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|Publisher:||University of Chicago Press|
|Edition description:||First Edition|
|Product dimensions:||6.00(w) x 9.00(h) x (d)|
About the Author
Read an Excerpt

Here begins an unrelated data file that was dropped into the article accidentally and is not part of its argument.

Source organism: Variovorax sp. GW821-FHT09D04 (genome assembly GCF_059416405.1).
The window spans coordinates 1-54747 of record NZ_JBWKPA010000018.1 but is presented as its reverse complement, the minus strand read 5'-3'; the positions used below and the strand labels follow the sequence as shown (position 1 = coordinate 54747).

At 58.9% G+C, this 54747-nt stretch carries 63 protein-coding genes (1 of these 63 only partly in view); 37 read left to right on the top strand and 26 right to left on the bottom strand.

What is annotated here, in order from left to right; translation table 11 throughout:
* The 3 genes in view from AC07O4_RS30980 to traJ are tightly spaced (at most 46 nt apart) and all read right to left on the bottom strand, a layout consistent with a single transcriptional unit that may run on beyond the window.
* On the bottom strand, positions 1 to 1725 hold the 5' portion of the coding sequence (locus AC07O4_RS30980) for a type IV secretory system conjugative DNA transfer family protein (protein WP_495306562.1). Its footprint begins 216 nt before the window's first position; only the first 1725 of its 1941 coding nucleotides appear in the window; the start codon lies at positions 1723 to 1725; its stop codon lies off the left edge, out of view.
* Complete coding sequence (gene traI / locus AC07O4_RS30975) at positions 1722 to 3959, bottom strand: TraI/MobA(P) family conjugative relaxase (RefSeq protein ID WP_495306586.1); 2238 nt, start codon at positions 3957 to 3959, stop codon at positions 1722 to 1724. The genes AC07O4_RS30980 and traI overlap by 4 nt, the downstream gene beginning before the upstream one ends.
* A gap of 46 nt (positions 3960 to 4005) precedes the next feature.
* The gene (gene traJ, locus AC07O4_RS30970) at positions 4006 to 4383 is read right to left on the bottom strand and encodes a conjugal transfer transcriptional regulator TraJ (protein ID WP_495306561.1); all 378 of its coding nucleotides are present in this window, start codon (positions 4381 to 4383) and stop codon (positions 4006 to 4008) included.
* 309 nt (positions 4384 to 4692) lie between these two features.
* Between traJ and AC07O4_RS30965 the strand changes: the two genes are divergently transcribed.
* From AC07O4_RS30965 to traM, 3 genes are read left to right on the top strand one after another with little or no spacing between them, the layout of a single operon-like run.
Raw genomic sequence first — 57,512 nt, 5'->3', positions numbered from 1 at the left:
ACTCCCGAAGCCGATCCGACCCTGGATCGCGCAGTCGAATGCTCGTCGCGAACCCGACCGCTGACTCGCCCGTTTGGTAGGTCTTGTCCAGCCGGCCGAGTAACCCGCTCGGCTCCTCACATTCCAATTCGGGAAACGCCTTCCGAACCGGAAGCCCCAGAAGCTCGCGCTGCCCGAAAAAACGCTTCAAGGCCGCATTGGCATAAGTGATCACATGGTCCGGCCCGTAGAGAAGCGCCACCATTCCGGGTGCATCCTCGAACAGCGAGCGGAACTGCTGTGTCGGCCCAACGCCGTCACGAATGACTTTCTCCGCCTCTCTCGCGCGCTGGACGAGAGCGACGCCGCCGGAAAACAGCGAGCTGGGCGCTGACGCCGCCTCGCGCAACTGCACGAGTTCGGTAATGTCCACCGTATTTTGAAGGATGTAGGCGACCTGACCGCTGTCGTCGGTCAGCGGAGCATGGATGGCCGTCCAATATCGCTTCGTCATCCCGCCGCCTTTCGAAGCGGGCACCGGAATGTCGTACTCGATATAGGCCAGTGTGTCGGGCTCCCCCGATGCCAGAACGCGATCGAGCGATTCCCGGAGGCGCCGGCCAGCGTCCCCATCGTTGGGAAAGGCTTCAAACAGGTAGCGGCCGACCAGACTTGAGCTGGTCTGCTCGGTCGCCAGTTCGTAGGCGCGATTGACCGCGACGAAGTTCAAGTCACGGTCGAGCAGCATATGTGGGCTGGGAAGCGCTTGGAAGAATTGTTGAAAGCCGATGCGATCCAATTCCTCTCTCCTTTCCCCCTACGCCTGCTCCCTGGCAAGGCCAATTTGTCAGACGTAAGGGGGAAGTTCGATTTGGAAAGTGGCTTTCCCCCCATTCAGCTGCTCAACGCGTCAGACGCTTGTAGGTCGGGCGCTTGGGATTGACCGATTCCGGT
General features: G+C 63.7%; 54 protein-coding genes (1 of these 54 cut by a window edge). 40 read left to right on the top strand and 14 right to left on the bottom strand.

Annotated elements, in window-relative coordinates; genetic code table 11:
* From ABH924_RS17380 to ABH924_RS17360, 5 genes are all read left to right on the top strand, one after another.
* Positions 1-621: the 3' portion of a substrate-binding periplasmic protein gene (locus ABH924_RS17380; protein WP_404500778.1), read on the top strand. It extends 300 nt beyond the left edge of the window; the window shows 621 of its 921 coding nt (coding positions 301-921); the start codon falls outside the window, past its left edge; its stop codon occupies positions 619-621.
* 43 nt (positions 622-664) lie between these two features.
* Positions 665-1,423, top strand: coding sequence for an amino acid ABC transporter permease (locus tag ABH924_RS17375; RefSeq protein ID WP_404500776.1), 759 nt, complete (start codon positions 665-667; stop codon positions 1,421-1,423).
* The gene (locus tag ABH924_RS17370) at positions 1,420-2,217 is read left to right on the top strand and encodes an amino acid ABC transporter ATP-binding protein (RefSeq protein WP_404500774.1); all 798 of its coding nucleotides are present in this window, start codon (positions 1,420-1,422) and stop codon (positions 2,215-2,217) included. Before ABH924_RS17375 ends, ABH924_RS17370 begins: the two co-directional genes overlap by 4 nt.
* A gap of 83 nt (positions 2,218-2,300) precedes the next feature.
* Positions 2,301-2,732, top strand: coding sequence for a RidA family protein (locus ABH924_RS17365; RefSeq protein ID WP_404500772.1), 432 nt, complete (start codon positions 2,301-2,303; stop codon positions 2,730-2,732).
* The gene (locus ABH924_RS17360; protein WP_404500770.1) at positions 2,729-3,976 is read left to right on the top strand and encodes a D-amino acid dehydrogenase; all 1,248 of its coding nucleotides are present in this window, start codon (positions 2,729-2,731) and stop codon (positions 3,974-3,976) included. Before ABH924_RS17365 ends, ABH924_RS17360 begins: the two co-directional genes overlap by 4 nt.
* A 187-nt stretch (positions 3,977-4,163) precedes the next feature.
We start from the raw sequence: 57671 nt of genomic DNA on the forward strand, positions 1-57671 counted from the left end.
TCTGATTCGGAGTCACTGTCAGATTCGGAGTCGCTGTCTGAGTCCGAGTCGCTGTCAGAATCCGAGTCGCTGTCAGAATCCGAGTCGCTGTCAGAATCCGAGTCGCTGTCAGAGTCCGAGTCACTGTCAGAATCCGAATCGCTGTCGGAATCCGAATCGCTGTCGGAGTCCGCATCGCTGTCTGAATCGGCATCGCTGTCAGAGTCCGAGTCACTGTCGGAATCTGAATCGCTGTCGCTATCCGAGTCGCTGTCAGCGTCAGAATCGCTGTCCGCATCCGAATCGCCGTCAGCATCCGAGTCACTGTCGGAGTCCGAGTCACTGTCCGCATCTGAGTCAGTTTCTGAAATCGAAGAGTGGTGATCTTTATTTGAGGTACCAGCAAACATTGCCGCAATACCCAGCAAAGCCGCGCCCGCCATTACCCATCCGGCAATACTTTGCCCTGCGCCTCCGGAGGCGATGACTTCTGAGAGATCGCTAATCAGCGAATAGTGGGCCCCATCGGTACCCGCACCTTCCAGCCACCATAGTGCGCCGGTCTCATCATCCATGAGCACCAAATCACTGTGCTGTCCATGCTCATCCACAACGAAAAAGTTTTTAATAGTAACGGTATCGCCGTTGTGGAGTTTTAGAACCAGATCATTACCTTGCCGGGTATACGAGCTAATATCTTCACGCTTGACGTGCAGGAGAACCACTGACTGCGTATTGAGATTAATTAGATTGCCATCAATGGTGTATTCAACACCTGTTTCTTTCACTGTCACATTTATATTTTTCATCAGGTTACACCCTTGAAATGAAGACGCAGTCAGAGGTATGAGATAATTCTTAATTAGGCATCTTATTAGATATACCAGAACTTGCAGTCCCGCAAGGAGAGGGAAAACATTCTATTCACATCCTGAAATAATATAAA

On a sunny winter day in San Francisco, Joel Pomerantz brakes his bike in Alamo Square Park near that famous spot where Victorian houses, the Painted Ladies, front the city’s modern skyline. “Do you notice anything?” he asks me. I brake too and look around, flummoxed. I lived in this city for seventeen years and have been to this park countless times. Everything seems ordinary. On the paved path at our feet, Pomerantz points to an oblong puddle, which I would assume was left over from the last sprinkler watering. “That?!” I ask, incredulous. “Look closer,” he says, pointing to its ring of mossy scum. “That’s a sign that this water is nearly always here.” This diminutive puddle, which I have likely passed without noticing many times, is actually evidence of natural springs beneath the park that seep continually, he tells me. It’s a small sign of water’s hidden life, the actions this life-sustaining compound continues to pursue, despite our illusion that we control it. As climate change amplifies floods and droughts, people like Pomerantz are recognizing the importance of such minutiae that highlight water’s agency. In his free time, Pomerantz hunts and maps ghost streams, the creeks and rivers that once snaked across the San Francisco Peninsula before humans filled them with dirt and trash or holstered them into pipes, then erected roads and buildings atop them. Such treatment of waterways has become standard practices in cities, where more than half of us live worldwide. Pomerantz has devoted three decades to exploring the city with water on his mind, making him a kind of water detective. His eyes see what others miss like this puddle, or certain water-loving plants that are clues to lost creeks. He gestures toward the trees that line the park’s edge on Fulton Street. “Willows are like a flag,” he says. In fact, the name of this park is actually a plant clue: álamo means “poplar” in Spanish, a species related to willows and other streamside trees. A few blocks away, he checks for traffic, then guides me to a manhole in the middle of residential Eddy Street near busy Divisadero. Cocking our heads, we hear the sound of rushing water. When that sound is constant, he says, especially in the middle of the night, it’s a creek imprisoned in a sewer pipe, not somebody flushing. Later, Pomerantz and I bike to Duboce Triangle, another small park, this one between the Lower Haight and Castro Districts. Duboce lies at a low point of The Wiggle, San Francisco’s famous bike path. Although unmarked for many years, bikers long followed this route, weaving through valleys at the base of hills. A stream, now buried, was the original traveler of The Wiggle, and along its path through Duboce Triangle the city has now built bioswales, vegetated ditches to hold runoff from heavy rains. Although I’ve biked the route myself frequently, I never knew it was pioneered by a stream. It makes sense, when you think about it. Cyclists, like water, look for the path of least resistance. Pomerantz who has published a map of San Francisco’s lost waterways on his Seep City website, advised local agencies as a consultant, and leads walking tours to share his hard-won knowledge is not alone in his obsession. In Brooklyn, urban planner Eymund Diegel has mapped Gowanus Creek’s lost watershed. In Victoria, British Columbia, artist, poet, and environmental activist Dorothy Field worked with local historians and First Nations to track the hidden path of Rock Bay Creek, then installed signs and street medians inlaid with salmon mosaics to draw attention to where it still flows underground. As curiosity about buried waterways grows in the popular imagination, the quirky passion is now a global phenomenon. Subterranean explorers, featured in a 2012 film called Lost Rivers, are discovering buried rivers encased in pipes below Toronto, Montreal, and Brescia, Italy. The Museum of London had a Secret Rivers exhibition in 2019 to reacquaint Londoners with their lost streams. Secret rivers, ghost streams, hidden creeks: learning of their existence arouses our innate attraction to mystery and our passion about the places we live. What we learn about the past triggers amazement because our quotidian landscape is so transformed. We’ve dramatically altered waterways outside of cities too. We’ve straightened rivers’ meanders for shipping, uncurled creeks to speed water away, drained and filled wetlands and lakes, and blocked off floodplains to create more farmland or real estate for buildings. But our curiosity about water’s true nature is not idle, nor an indulgent wish to return to the past. Water seems malleable, cooperative, willing to flow where we direct it. But as our development expands and as the climate changes, water is increasingly swamping our cities or dropping to unreachable depths below our farms, generally making lifeours and other species’ precarious. Signs of water’s persistence abound if we train ourselves to notice them. Supposedly vanquished waterways pop up stubbornly, in inconvenient ways. In Toronto, tilted houses on Shaw Street near the Christie Pits neighborhood were long a local novelty, but most people didn’t know that the ghost of Garrison Creek was pulling them out of plumb. Worldwide, seasonal creeks emerging in basements are evidence that those houses encroach on buried streams. In my partner’s mom’s neighborhood in suburban Boston, all the houses come with sump pumps because the development was built on the local “Great Swamp.” And in the wreckage of disasters like Superstorm Sandy or Hurricane Harvey, we see that homes built atop wetlands are the first to flood. When our attempts to control water fail, we are reminded that water has its own agenda, a life of its own. Water finds its own path through a landscape, molding it and being directed in turn. It has relationships with rocks and soil, plants and animals, from microbes to mammals like beavers and humans. Today, water is revealing its true nature increasingly often, as climate change brings more frequent and severe droughts and floods. To reduce the impacts of these phenomena, water detectivesPomerantz and other ghost-stream enthusiasts, restoration ecologists, hydrogeologists, biologists, anthropologists, urban planners, landscape architects, and engineers are now asking a critical question: What does water want?